By Chris Doyle
26 February 2018
One could almost hear the back-slapping and sense of relief from the hallowed halls of the United Nations Security Council on Saturday, when a text on Syria was finally unanimously agreed. In Eastern Ghouta, the enclave east of Damascus that has been largely reduced to rubble, besieged civilians ventured out of their basements, their new homes, to get a mobile signal in order to discover the result of the vote.
The 400,000 people in Ghouta, 100,000 of whom are internally displaced, cling to the very shaky thread of hope that there will be a meaningful cessation of hostilities; that aid will finally get through to them; that they will eat meals with fresh ingredients, even vegetables; that the hundreds in vital need of surgery get evacuated; and that perhaps they can venture out to seek loved ones.
It will be a familiar story to those who survived East Aleppo, Raqqa, Mosul, Idlib and Homs. The people of Ghouta endure this owing to the presence of just 500 extremist fighters, a mere quarter of one per cent of the population. These fighters are not innocent, they do mortar Damascus, where they have killed 25 people over the last two weeks, compared to at least 400 in Eastern Ghouta in the last seven days. One wonders how many of the 400,000 Syrians the Assad regime is prepared to kill.
But let us not pretend for one nanosecond that passing yet another United Nations Security Council Resolution — there have been more than 15 during the Syria crisis — represents genuine success. It is no more than a mini-blip in a seven-year cycle of failure. Why did the resolution not insist that humanitarian access should be permanent, not just for 30 days? The Syrian regime gave its routine answer within minutes with further bombardments of Ghouta.
Mark Lowcock, the UN’s Emergency Relief Coordinator, masterfully scolded the Security Council by saying: “You are all as member states aware that your obligations under international humanitarian law are just that; they are binding obligations. They are not favours to be traded in a game of death and destruction. Humanitarian access is not a ‘nice-to-have’ — it is a legal requirement.”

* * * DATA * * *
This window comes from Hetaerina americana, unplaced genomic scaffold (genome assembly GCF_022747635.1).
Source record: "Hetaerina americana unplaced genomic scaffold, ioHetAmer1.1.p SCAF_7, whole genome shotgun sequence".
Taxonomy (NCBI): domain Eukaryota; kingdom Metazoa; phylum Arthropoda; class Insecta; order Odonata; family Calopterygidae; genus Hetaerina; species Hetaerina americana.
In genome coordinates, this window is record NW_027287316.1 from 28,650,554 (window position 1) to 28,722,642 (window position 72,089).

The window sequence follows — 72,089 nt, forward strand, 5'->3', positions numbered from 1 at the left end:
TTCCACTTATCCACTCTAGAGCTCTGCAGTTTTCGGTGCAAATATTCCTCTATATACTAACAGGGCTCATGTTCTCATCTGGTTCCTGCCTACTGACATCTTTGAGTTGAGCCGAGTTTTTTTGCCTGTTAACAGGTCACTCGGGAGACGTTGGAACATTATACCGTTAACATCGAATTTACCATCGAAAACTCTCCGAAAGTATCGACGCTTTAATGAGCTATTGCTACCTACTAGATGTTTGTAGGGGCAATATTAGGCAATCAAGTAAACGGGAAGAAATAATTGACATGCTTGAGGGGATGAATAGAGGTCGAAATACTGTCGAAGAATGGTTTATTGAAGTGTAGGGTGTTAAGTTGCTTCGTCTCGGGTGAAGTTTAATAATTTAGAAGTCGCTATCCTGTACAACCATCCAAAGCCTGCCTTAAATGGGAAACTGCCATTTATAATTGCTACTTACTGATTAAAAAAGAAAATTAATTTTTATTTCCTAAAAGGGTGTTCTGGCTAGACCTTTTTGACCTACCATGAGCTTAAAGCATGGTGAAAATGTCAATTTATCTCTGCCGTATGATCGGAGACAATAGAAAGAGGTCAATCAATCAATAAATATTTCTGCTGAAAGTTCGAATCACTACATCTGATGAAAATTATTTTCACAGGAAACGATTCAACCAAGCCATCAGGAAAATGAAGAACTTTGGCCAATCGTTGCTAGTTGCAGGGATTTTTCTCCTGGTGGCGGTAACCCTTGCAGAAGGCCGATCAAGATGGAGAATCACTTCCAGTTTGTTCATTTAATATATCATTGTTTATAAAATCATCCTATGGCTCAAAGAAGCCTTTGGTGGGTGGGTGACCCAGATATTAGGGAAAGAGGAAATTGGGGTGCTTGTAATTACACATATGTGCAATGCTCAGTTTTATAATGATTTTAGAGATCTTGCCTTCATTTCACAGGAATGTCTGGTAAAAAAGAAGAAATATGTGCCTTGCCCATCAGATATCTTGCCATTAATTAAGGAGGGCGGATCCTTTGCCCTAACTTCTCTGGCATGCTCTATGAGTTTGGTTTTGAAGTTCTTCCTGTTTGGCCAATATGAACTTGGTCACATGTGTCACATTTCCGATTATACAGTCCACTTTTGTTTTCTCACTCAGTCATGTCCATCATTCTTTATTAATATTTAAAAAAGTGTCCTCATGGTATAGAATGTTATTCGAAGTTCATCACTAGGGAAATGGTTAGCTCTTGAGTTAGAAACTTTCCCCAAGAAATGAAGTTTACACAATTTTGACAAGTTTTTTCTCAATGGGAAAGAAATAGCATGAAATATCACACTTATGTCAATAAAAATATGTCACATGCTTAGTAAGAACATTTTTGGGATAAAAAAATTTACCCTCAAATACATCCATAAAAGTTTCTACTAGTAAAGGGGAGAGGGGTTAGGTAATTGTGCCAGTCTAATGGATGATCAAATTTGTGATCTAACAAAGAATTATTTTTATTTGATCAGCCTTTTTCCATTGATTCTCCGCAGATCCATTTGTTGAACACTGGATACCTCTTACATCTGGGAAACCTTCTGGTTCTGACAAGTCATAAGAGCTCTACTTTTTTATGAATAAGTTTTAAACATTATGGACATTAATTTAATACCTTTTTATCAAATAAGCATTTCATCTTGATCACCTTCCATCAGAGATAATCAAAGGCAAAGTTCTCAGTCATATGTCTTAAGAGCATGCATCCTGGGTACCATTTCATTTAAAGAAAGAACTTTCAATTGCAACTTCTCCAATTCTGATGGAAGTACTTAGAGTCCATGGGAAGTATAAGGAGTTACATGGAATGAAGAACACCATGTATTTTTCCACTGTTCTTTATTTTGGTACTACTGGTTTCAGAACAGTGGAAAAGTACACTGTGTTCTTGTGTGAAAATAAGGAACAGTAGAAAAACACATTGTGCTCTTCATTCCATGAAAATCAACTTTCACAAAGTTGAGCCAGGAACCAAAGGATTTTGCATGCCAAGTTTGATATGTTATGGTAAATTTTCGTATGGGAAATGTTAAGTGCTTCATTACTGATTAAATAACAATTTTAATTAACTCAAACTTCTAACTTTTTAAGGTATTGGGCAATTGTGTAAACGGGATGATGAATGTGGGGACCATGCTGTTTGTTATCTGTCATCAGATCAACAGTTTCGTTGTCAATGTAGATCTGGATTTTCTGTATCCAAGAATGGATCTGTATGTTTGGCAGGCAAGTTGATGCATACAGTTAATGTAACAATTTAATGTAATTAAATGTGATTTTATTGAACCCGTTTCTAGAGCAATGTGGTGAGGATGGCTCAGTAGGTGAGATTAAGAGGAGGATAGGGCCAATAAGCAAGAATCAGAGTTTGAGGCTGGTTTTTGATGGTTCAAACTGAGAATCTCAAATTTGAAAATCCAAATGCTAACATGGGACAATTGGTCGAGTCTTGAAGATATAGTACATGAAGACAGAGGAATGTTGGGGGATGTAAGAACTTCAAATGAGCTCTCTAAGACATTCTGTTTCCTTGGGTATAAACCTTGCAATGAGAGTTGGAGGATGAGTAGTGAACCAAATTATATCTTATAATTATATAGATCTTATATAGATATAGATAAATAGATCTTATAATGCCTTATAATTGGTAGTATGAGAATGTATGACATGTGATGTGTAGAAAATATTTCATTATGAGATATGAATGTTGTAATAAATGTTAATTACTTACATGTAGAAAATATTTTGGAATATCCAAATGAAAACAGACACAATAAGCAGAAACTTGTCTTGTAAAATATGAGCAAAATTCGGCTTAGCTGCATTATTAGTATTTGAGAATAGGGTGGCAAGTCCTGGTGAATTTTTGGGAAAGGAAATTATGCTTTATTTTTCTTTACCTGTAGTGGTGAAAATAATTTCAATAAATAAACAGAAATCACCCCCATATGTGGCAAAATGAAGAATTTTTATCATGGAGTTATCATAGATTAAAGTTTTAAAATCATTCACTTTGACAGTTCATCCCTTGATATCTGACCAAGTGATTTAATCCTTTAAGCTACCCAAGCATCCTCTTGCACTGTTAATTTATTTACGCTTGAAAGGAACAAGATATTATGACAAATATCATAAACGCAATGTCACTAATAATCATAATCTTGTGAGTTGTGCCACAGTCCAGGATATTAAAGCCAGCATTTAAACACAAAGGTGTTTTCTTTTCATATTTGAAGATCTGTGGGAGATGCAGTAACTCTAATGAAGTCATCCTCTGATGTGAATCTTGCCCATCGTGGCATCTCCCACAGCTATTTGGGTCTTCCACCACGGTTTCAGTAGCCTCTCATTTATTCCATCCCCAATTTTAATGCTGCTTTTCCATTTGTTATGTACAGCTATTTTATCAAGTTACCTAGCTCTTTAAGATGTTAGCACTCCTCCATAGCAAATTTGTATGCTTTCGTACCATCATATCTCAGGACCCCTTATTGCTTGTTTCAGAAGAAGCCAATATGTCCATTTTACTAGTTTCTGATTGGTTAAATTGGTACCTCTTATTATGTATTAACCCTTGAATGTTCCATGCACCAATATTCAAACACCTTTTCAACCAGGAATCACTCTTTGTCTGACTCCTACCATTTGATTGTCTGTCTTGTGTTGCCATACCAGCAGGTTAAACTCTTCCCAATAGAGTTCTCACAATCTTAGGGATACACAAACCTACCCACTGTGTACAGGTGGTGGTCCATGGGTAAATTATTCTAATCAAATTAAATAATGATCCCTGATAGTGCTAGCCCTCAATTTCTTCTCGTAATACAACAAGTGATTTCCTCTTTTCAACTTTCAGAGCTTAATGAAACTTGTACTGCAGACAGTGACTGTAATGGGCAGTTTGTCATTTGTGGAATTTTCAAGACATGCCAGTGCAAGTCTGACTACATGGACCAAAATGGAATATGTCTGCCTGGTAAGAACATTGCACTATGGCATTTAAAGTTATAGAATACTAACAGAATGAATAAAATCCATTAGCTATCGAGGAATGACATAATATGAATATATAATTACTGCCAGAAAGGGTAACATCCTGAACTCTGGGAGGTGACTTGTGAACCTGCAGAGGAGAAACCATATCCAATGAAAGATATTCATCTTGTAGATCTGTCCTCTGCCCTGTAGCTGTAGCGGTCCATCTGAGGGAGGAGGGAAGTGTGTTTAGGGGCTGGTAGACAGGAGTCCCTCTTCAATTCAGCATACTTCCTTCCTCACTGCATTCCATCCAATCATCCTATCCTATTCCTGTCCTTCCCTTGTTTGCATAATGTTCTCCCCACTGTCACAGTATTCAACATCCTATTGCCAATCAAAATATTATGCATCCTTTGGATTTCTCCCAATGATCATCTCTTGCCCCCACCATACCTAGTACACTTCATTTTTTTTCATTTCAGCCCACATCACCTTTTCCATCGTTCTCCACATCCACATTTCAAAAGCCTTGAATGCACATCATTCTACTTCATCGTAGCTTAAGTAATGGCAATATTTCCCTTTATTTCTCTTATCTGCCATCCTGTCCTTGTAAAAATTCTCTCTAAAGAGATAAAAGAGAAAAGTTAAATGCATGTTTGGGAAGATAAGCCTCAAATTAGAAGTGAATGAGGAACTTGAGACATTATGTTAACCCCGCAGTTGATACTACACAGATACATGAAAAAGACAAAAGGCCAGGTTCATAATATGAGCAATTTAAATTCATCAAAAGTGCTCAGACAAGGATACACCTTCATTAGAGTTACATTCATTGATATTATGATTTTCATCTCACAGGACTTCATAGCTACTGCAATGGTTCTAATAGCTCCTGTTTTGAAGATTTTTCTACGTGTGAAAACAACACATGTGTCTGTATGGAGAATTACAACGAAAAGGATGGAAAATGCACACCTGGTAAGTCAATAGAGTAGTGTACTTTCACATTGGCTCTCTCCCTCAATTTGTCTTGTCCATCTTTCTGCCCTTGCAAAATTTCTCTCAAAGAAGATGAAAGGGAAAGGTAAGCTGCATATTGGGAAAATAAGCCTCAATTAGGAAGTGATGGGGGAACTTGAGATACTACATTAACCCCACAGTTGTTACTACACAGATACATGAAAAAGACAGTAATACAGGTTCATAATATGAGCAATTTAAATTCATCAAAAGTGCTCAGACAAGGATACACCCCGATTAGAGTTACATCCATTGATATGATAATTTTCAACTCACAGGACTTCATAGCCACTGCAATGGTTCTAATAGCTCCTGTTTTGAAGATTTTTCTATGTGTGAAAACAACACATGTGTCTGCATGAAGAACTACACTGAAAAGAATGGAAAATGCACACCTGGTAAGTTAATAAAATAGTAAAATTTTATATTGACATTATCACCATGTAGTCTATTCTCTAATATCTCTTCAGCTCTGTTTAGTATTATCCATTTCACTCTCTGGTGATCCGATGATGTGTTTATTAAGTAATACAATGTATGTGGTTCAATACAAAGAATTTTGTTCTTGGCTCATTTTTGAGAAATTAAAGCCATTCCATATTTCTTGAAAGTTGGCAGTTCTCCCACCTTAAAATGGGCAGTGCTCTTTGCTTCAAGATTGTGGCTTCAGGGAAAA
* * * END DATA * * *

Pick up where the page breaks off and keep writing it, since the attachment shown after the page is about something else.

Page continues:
If previous so-called cessations of hostilities are the model for Eastern Ghouta, the next few weeks will see a welcome downscale of attacks, a drop in fatalities, partial but not full humanitarian access, and some evacuations of medical cases, leading to a full-scale resumption of hostilities possibly before the end of the 30-day period. If the Aleppo model, touted by Russia, is followed, then Ghouta may yet “require” another round of pummelling before the green buses arrive to whisk the armed fighters off, perhaps to the north, even though Idlib will not be a viable option as it was for Aleppo.
The text was drafted for failure; all the ingredients are there to ensure it cannot work. The armed groups that are not covered by the cessation of hostilities include plenty who have members inside Ghouta, so Syrian and Russian forces can claim military action is in line with the resolution. Turkey has made it clear it does not feel bound to halt its military operations in Afrin.
You may also be forgiven if you had forgotten that, since May 4 last year, Eastern Ghouta has been part of a de-escalation zone, or that the UN has classified parts of the area as being under siege since November 2013.
Is there any chance this latest resolution could seriously change things? It depends above all on the intent of the two key members of the Security Council: Russia and the US, both of whom are present militarily on the ground in Syria. If Russia cared about international law or decency, it could end its support for this siege. Donald Trump, meanwhile, has overruled his secretary of state by unequivocally stating that the sole US interest in Syria is defeating Daesh.
Any half-decent ceasefire requires an independent and powerful monitoring mechanism. However, the word “monitoring” or even the weaker term “observe” do not even appear in the text. Instead it will “build on existing arrangements,” which are the ones that Russia, Turkey and Iran, parties to the conflict, put in place.
The US and European powers will sanctimoniously claim the moral high ground but they are all guilty too and still very much in the race to the bottom. Ask people in Raqqa or Mosul about the impact of the US-led coalition’s bombing of their cities and how many civilians their bombings killed.
And what about Gaza? Here too for years Palestinian civilians have lived under siege, not quite as severe but still facing regular bombardments; and there too armed groups fire mortars on to outside civilians. Here it is the US that shields its proxy Israel from any criticism, just as Russia does for the Assad regime. The latter has just taken the Israeli strategy to new depths. Nikki Haley, the US Ambassador at the UN, was prepared to quote Syrian civilians in Ghouta in a way she never would if they were Palestinians suffering in Gaza.
For all the warm diplomatic statements welcoming this resolution, its failure is off the charts. The pressure remains massively short of what is needed to end the conflict, to re-impose the norms of international law in Syria and across the Middle East, and above all to allow the Syrian people to reacquaint themselves with what passes for normal, peaceful existence. Never has this Chinese saying seemed truer: “It is better to be a dog in peacetime than a human being in war.”
Chris Doyle is director of the London-based Council for Arab-British Understanding (CAABU). He has worked with the council since 1993 after graduating with a first class honours degree in Arabic and Islamic Studies at Exeter University. Twitter: @Doylech